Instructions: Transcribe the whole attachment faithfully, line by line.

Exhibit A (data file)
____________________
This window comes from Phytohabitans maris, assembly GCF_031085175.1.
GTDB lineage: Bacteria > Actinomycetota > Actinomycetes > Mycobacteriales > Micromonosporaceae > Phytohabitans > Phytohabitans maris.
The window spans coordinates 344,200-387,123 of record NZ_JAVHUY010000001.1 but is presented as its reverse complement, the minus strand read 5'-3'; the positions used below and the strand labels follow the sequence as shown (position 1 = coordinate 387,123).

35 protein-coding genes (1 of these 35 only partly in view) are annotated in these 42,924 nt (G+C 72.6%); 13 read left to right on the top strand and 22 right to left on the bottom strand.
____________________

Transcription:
This window comes from Phytohabitans maris, assembly GCF_031085175.1.
GTDB lineage: Bacteria > Actinomycetota > Actinomycetes > Mycobacteriales > Micromonosporaceae > Phytohabitans > Phytohabitans maris.
The window spans coordinates 344,200-387,123 of record NZ_JAVHUY010000001.1 but is presented as its reverse complement, the minus strand read 5'-3'; the positions used below and the strand labels follow the sequence as shown (position 1 = coordinate 387,123).

35 protein-coding genes (1 of these 35 only partly in view) are annotated in these 42,924 nt (G+C 72.6%); 13 read left to right on the top strand and 22 right to left on the bottom strand.